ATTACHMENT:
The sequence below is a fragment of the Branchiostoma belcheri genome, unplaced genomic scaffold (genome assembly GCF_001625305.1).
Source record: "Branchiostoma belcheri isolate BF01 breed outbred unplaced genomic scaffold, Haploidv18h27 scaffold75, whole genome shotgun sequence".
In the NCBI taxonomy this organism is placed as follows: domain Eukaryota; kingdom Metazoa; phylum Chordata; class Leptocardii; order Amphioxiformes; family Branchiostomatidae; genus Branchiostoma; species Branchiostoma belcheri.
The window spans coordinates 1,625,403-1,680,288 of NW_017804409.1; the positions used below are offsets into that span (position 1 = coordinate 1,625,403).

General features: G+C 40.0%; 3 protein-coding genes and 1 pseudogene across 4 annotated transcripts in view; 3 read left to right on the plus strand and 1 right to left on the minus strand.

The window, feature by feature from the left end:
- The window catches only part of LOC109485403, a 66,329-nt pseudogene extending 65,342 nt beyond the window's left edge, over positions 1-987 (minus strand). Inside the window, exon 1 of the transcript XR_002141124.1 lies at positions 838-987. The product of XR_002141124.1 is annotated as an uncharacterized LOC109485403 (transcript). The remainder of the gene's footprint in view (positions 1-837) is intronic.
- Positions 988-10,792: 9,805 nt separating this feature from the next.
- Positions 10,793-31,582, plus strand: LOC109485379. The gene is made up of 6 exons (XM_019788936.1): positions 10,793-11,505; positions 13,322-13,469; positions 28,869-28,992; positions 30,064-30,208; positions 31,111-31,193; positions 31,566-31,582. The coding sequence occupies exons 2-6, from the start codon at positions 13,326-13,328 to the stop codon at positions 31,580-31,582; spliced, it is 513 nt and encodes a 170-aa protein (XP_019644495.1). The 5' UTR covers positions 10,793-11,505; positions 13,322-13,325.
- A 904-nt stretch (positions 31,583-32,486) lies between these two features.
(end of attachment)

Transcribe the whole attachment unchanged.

The sequence below is a fragment of the Branchiostoma belcheri genome, unplaced genomic scaffold (genome assembly GCF_001625305.1).
Source record: "Branchiostoma belcheri isolate BF01 breed outbred unplaced genomic scaffold, Haploidv18h27 scaffold75, whole genome shotgun sequence".
In the NCBI taxonomy this organism is placed as follows: domain Eukaryota; kingdom Metazoa; phylum Chordata; class Leptocardii; order Amphioxiformes; family Branchiostomatidae; genus Branchiostoma; species Branchiostoma belcheri.
The window spans coordinates 1,625,403-1,680,288 of NW_017804409.1; the positions used below are offsets into that span (position 1 = coordinate 1,625,403).

General features: G+C 40.0%; 3 protein-coding genes and 1 pseudogene across 4 annotated transcripts in view; 3 read left to right on the plus strand and 1 right to left on the minus strand.

The window, feature by feature from the left end:
- The window catches only part of LOC109485403, a 66,329-nt pseudogene extending 65,342 nt beyond the window's left edge, over positions 1-987 (minus strand). Inside the window, exon 1 of the transcript XR_002141124.1 lies at positions 838-987. The product of XR_002141124.1 is annotated as an uncharacterized LOC109485403 (transcript). The remainder of the gene's footprint in view (positions 1-837) is intronic.
- Positions 988-10,792: 9,805 nt separating this feature from the next.
- Positions 10,793-31,582, plus strand: LOC109485379. The gene is made up of 6 exons (XM_019788936.1): positions 10,793-11,505; positions 13,322-13,469; positions 28,869-28,992; positions 30,064-30,208; positions 31,111-31,193; positions 31,566-31,582. The coding sequence occupies exons 2-6, from the start codon at positions 13,326-13,328 to the stop codon at positions 31,580-31,582; spliced, it is 513 nt and encodes a 170-aa protein (XP_019644495.1). The 5' UTR covers positions 10,793-11,505; positions 13,322-13,325.
- A 904-nt stretch (positions 31,583-32,486) lies between these two features.